“No IT projects”? A practical take

If you follow the news, it’s quite clear that we’re in the “silly season” of politics, that time when people eagerly grab hold of any questionable statement of their opponent and use it to extrapolate rank incompetence or dastardly intentions (or worse). Language is frequently quoted out of context, definitions become blurred, things get inappropriately juxtaposed. We’ve all seen it.

That’s why they call it silly season. And that behavior isn’t just true of politics, but also can appear in normal business life, on Twitter, and (often) in IT matters as well. When I run across items I disagree with, though, I try to remember that rather than expressing categorical disagreement (let alone outrage), it’s far more useful to look first for common ground, then aim to identify the areas of contention or difference in perspective. That struck me recently when I read Todd Williams’ (@BackFromRed) recent blog post with the title “Stop All IT Projects!” and recalled that another esteemed colleague, Steve Romero (@itgEvangelist), has expressed views along the same lines.

Todd and Steve are both smart, experienced IT professionals whom I highly respect. In Todd’s case, we’ve met in person; in Steve’s, we’ve exchanged numerous emails and blog posts over recent years. Both of them unquestionably “get it” when it comes to IT matters. I generally agree with what they post or tweet; they’ve each written books that I recommend to others. In fact, I even agree with much of what Todd writes in this particular post. But still, with consummate respect, I think these colleagues (and others) are picking the wrong battle when they insist so staunchly on “no IT projects”. Here’s why.

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“ASAP” considered harmful

When do you want it?  “As soon as possible”, comes the ready answer.

Everyone says it. Everyone knows what they mean by it, in essence, and it seems fairly harmless.  But more often than not, I’ve seen it overused as a substitute for real thought and real leadership.

Especially in this new era of “internet time”, the declaration of “I want it ASAP” has often turned into an excuse not to plan, a rejection of due diligence and careful preparation, or even an intentional ignoring of previous lessons learned.  Taken to an extreme, it can represent the triumph of pure testosterone over diligence and caution.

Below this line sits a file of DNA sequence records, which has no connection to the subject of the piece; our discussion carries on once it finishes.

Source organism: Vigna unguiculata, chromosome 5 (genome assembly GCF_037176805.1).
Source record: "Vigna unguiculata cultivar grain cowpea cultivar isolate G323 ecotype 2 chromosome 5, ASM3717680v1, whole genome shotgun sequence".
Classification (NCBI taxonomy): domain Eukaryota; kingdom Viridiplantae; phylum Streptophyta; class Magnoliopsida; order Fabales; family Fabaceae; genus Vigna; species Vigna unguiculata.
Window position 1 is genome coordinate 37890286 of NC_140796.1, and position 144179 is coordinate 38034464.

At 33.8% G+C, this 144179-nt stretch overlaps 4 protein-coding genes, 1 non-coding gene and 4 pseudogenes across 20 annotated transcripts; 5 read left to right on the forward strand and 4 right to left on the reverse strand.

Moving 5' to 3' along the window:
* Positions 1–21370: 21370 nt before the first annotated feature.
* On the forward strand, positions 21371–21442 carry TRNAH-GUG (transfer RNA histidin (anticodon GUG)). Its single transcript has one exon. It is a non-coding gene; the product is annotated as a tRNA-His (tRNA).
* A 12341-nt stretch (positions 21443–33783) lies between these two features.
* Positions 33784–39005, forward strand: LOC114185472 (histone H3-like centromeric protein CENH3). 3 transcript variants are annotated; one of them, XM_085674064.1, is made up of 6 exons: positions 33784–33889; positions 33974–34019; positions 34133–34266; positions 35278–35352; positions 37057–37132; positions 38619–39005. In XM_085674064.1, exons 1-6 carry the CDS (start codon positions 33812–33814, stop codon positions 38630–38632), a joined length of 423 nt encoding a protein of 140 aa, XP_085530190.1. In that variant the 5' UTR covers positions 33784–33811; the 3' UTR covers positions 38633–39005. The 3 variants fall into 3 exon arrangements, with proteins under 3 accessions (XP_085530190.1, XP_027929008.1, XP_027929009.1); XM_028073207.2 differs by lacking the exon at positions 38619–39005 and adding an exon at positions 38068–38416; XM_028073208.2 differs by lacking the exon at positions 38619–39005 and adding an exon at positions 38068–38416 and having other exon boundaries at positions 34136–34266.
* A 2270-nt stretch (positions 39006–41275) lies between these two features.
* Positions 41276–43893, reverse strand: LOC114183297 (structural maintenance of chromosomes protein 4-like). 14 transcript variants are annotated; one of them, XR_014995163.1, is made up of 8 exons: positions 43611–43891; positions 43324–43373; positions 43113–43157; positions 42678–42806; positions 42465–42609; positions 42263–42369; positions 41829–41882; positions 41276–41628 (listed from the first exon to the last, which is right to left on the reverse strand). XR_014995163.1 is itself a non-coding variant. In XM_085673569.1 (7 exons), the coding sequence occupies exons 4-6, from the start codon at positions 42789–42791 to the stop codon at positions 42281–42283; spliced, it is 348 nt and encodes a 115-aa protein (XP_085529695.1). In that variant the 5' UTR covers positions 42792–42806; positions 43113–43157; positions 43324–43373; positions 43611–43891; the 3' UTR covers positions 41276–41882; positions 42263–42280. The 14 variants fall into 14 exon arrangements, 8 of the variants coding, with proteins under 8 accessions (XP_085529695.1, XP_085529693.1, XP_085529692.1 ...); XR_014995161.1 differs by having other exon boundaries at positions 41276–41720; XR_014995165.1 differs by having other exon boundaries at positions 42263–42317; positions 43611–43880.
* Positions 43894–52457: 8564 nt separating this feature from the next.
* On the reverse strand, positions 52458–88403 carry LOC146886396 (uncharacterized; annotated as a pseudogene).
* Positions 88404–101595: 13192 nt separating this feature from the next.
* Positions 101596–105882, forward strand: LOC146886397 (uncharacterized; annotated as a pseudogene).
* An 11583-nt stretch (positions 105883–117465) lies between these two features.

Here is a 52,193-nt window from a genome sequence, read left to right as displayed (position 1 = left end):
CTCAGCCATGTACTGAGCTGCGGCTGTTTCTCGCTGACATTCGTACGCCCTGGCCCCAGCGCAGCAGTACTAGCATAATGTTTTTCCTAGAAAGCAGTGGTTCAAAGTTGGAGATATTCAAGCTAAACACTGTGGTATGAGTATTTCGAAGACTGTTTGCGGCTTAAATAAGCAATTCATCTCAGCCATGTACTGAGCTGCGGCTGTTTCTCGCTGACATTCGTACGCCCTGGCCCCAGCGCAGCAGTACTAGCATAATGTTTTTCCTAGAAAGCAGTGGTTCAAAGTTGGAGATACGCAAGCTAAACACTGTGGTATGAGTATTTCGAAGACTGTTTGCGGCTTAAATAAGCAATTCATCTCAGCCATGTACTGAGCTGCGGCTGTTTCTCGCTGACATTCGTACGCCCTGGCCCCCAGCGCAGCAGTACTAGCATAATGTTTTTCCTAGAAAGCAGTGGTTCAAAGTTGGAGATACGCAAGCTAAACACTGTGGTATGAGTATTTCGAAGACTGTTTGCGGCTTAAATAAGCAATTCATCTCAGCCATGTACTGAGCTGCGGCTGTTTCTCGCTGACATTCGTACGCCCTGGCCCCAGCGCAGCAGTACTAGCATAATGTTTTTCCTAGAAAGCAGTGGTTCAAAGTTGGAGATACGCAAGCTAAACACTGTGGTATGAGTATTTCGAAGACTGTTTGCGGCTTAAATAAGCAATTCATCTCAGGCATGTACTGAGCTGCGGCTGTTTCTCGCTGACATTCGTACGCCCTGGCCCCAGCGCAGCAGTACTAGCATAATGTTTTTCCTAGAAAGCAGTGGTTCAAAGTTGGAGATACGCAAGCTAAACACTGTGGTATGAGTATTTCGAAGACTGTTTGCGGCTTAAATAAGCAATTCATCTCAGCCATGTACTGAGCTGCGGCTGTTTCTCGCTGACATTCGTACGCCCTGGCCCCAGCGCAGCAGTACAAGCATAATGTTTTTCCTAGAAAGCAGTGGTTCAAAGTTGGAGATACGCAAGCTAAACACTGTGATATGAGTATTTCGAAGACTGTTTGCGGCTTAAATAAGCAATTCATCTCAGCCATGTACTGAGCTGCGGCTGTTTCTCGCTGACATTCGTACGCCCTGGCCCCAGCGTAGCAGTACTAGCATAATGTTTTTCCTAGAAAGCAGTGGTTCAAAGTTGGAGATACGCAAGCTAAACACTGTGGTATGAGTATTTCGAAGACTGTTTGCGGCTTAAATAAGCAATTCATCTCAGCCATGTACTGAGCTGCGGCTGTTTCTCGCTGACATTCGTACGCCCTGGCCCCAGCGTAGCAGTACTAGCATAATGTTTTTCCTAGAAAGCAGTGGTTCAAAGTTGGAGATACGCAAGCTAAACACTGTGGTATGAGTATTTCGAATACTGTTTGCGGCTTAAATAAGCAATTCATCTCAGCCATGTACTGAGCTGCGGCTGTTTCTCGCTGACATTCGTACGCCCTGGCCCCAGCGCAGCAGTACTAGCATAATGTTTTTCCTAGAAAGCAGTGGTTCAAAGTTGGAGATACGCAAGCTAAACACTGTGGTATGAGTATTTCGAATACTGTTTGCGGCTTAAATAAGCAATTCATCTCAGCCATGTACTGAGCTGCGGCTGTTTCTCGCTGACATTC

Meg Whitman, former CEO at eBay, writes in her recent book, The Power of Many: Values for Success in Business and in Life about how one positive performance differentiator of individuals at eBay was their sense of urgency.  “eBay never would have prospered as it did without a team with a strong bias for action,” she states.  Having worked in a couple of places that were unnecessarily and infuriatingly slow in their decision-making, I too tend to generally applaud a bias towards action in business.  It reflects a philosophy that an imperfect plan executed right now is usually better than a perfect plan executed next year.  Or, as Seth Godin puts it in his book Linchpin: Are You Indispensable: “Real artists ship.” Or, as a tweet I saw recently had it, “if you’re not embarrassed by the first launch of your product, that means you waited too long.”

However, one can take a bias towards action too far.

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We don’t like that estimate. Change it.

CIO: “We can’t go live in six weeks as you want.  It’s going to take at least three months.”

CEO: “That’s … unacceptable!

One of the most recurring memes in IT, for me, has to be hearing “we don’t like that estimate”, coming from stakeholders, senior management, etc. Depending on the mood and/or semi-intellectual rigor of the person saying it, the conversation then typically devolves into one or more of the following:

  1. identifying and removing any hint of schedule contingency (which is often viewed as padding just to make life easier for IT);
  2. mentioning repeatedly the idea of “what if we double the team size to get it done twice as fast” etc.;
  3. conducting a scrutiny, one by one, of the bottom-up estimates (”it won’t really take three days to test that feature”);
  4. volunteering resources (usually less than qualified) to “help”;
  5. insisting on scheduling full-time work for all remaining weekends and holidays between now and the desired launch;
  6. making frequent use of the phrase “why don’t you just …”
  7. declaring that system delivery must occur by a specific date, no matter what.

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The IT project failure dilemma: how to get early warnings

Thinking about how to prevent big system project failure has somehow always reminded me of the Will Rogers quote: “Don’t gamble; take all your savings and buy some good stock and hold it till it goes up, then sell it. If it don’t go up, don’t buy it.”

In other words, with big projects, by the time you realize it’s failed, it’s pretty much too late.  Let’s think a bit about the reasons why, and what we can do to change that.

First off, I’ve never seen a big project fail specifically because of technology. Ever. And few IT veterans will disagree with me. Instead, failures nearly always go back to poor communication, murky goals, inadequate management, or mismatched expectations.  People issues, in other words.